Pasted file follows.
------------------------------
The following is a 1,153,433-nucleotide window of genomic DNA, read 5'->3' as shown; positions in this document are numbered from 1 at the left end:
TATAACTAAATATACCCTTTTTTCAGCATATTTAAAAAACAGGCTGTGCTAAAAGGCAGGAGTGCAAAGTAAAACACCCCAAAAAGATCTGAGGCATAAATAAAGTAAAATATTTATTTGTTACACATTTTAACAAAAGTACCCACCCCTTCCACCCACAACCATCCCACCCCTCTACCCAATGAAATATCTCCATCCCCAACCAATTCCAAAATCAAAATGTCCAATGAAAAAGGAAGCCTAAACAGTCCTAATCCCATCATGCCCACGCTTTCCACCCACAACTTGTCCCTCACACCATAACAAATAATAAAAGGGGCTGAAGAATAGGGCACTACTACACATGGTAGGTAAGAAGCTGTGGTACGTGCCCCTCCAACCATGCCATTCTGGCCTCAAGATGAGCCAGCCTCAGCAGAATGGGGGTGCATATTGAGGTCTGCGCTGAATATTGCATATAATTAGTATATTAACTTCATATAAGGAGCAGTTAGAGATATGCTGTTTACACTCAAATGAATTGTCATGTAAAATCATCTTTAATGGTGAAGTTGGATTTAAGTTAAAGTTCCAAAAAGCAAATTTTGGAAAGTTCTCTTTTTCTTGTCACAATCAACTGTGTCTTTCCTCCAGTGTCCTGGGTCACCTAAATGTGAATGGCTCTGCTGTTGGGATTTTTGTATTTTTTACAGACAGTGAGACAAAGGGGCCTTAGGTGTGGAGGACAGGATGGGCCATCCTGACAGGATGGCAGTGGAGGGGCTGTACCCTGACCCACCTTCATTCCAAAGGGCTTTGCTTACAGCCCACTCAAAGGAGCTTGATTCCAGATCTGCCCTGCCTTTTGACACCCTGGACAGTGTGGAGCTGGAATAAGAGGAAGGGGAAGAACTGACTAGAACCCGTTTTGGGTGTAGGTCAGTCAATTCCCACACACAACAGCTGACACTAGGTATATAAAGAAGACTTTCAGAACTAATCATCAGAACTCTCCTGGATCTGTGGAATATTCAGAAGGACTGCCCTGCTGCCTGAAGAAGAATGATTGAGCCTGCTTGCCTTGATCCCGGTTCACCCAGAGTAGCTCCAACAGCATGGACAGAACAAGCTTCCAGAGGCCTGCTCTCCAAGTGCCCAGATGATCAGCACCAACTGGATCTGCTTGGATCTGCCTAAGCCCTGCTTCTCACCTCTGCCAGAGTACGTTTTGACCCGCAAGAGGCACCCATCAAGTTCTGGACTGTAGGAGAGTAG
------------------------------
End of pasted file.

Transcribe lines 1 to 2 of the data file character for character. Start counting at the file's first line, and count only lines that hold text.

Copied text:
The following is a 1,153,433-nucleotide window of genomic DNA, read 5'->3' as shown; positions in this document are numbered from 1 at the left end:
TATAACTAAATATACCCTTTTTTCAGCATATTTAAAAAACAGGCTGTGCTAAAAGGCAGGAGTGCAAAGTAAAACACCCCAAAAAGATCTGAGGCATAAATAAAGTAAAATATTTATTTGTTACACATTTTAACAAAAGTACCCACCCCTTCCACCCACAACCATCCCACCCCTCTACCCAATGAAATATCTCCATCCCCAACCAATTCCAAAATCAAAATGTCCAATGAAAAAGGAAGCCTAAACAGTCCTAATCCCATCATGCCCACGCTTTCCACCCACAACTTGTCCCTCACACCATAACAAATAATAAAAGGGGCTGAAGAATAGGGCACTACTACACATGGTAGGTAAGAAGCTGTGGTACGTGCCCCTCCAACCATGCCATTCTGGCCTCAAGATGAGCCAGCCTCAGCAGAATGGGGGTGCATATTGAGGTCTGCGCTGAATATTGCATATAATTAGTATATTAACTTCATATAAGGAGCAGTTAGAGATATGCTGTTTACACTCAAATGAATTGTCATGTAAAATCATCTTTAATGGTGAAGTTGGATTTAAGTTAAAGTTCCAAAAAGCAAATTTTGGAAAGTTCTCTTTTTCTTGTCACAATCAACTGTGTCTTTCCTCCAGTGTCCTGGGTCACCTAAATGTGAATGGCTCTGCTGTTGGGATTTTTGTATTTTTTACAGACAGTGAGACAAAGGGGCCTTAGGTGTGGAGGACAGGATGGGCCATCCTGACAGGATGGCAGTGGAGGGGCTGTACCCTGACCCACCTTCATTCCAAAGGGCTTTGCTTACAGCCCACTCAAAGGAGCTTGATTCCAGATCTGCCCTGCCTTTTGACACCCTGGACAGTGTGGAGCTGGAATAAGAGGAAGGGGAAGAACTGACTAGAACCCGTTTTGGGTGTAGGTCAGTCAATTCCCACACACAACAGCTGACACTAGGTATATAAAGAAGACTTTCAGAACTAATCATCAGAACTCTCCTGGATCTGTGGAATATTCAGAAGGACTGCCCTGCTGCCTGAAGAAGAATGATTGAGCCTGCTTGCCTTGATCCCGGTTCACCCAGAGTAGCTCCAACAGCATGGACAGAACAAGCTTCCAGAGGCCTGCTCTCCAAGTGCCCAGATGATCAGCACCAACTGGATCTGCTTGGATCTGCCTAAGCCCTGCTTCTCACCTCTGCCAGAGTACGTTTTGACCCGCAAGAGGCACCCATCAAGTTCTGGACTGTAGGAGAGTAG